The current level of porn saturation has led to a functional apathy about our porn habits. According to a study conducted by the Public Religion Research Institute, about 77 percent of Americans say they watch porn at least once a month. In contrast though, the same study found that only 29 percent actually believe watching porn is morally acceptable. I sat thinking, It’s nothing new really, is it? We are still looking for ways to do the taboo. Have we not traveled so far from those miniskirt and magazine days? Have we not learned that what is done in dark will be brought to light? Do we try to deceive ourselves to believe quiet disobedience doesn’t harm us? I had to ask myself the same questions.
It is so easy in our world today to be wooed to compromise—to think if we are keeping it to ourselves, what harm is it really doing? But stripping down, to the core, the design, pure and simple, of God’s intent for sexual intimacy isn’t yielding great results. Through inviting a steady stream of sexual images, innuendos, and false messages into our homes, we are playing right into the hands of a cultural worldview that is destroying the fabric that makes sex so beautiful in the first place. We continue to look good on the outside but allow porn and affairs into our private life.
Porn, a polar opposite of the love and sex God created, can make lasting and deep impacts on human relationships. RELEVANT Magazine shared this: “Pornography makes it more difficult for your brain to experience pleasure. A study in the Journal of Applied Social Psychology found that men and women who looked at porn were less likely to be satisfied with their partner’s appearance and their sex life as a whole.” Not surprised by this at all. We can’t allow porn into our mind in private and expect it to not have major life-altering effects.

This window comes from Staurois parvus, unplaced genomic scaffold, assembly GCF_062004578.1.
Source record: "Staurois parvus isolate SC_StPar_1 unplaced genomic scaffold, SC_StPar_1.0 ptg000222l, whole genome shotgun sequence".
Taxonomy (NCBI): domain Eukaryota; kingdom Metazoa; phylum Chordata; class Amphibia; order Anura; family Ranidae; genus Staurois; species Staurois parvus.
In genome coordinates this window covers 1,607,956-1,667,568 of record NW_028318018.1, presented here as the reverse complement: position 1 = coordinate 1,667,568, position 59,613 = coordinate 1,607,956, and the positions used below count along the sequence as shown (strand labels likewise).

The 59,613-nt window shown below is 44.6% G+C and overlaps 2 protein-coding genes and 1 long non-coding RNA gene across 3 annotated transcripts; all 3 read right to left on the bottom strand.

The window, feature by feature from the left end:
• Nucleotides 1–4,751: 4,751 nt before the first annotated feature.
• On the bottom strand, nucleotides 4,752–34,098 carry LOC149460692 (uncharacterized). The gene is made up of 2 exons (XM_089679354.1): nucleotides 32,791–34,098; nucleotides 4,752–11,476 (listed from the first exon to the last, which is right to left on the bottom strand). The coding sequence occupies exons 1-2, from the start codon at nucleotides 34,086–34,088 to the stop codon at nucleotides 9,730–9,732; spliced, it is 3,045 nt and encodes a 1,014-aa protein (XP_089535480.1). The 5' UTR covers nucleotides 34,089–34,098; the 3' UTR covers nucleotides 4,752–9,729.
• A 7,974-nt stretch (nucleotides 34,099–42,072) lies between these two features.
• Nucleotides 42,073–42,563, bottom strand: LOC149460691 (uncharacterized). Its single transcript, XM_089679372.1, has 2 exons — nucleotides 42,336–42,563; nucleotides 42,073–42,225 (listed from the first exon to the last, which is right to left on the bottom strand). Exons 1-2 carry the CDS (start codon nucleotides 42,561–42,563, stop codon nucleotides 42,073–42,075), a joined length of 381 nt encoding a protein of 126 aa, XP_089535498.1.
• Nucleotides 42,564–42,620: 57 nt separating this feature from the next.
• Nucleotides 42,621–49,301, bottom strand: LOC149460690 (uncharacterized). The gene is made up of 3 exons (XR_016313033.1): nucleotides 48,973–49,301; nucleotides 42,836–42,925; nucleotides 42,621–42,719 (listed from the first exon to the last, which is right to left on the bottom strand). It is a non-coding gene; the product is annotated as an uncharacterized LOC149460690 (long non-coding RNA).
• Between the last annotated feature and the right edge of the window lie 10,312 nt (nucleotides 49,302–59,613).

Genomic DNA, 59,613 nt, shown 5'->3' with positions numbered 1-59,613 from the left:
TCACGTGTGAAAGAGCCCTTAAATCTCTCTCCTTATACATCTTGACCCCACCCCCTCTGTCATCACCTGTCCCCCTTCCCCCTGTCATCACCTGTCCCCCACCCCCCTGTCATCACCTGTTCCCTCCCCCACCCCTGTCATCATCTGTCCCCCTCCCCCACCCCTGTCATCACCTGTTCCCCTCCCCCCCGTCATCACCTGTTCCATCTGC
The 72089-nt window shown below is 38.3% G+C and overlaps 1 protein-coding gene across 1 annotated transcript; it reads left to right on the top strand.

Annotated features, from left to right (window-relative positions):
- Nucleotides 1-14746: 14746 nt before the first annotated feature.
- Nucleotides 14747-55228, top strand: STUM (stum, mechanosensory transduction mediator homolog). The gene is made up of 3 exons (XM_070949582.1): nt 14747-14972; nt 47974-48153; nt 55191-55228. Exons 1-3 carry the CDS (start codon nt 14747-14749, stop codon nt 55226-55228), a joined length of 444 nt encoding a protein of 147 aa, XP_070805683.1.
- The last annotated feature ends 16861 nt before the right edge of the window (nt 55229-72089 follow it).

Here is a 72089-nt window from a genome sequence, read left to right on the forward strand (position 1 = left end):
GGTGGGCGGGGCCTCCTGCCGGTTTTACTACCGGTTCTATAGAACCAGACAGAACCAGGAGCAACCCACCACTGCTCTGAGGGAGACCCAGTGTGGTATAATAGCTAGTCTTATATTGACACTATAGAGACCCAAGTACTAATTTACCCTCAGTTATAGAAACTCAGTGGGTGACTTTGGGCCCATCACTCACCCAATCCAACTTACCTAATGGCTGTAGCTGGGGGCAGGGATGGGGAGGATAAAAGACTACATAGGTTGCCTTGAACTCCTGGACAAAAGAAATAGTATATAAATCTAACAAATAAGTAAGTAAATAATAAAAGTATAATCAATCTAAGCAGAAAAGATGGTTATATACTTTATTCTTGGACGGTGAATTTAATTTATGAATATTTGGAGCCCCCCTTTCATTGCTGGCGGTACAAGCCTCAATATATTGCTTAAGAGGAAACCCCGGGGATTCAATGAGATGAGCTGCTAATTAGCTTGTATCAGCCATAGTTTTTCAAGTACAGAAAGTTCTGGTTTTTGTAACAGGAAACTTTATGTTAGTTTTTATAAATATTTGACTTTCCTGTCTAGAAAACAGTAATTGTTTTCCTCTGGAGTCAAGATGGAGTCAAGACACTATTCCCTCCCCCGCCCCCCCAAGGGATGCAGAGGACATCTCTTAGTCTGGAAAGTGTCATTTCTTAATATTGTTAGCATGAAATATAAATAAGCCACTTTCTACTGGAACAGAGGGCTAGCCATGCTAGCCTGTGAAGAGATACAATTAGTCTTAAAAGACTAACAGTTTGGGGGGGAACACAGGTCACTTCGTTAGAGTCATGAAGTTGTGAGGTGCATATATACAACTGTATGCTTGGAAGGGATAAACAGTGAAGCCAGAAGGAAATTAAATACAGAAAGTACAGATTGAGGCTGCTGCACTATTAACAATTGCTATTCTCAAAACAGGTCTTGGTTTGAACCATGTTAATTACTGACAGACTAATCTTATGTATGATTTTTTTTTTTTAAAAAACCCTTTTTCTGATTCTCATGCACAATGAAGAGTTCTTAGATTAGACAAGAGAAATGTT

Thinking back to those times when secrets were kept or truth was “omitted,” I can clearly remember knowing there was something not right about it. Hence, the freedom I sought (false freedom I found out) actually bound me to the very thing I was trying to escape from inviting shame to the game. Possessing the thought that this movie can be viewed in the safety and secrecy of our own homes changes nothing about the impact that diluted, disfigured messages in movies like Fifty Shades create in the hearts and minds of women. Our culture deserves more. Our friendships deserve more. Our marriages deserve more. Our husbands deserve more. And ultimately we, as women, deserve more.
So when you pass the video aisle, are tempted to click the “Add to Cart” button, or realize it’s available as the latest on demand release . . . think again. Don’t be fooled by culture’s push to give us a counterfeit version of sex, love, and intimacy. Is this movie something you would be okay letting everyone know you have seen? Are you making choices that are publically private?
Willow Sanders is a mom to two growing young men, Deyvon (20) and Levi (16). For the past 10 years she has worked for Care Net of the Treasure Coast and currently serves as the Director of Student Services for Protect the Heart, their student division. She is certified in Abstinence education and has recently become certified in Sexual Risk Avoidance Education. This has enabled her to stand alongside the finest in the field of educating people, young and old, in a growing tide of compromise.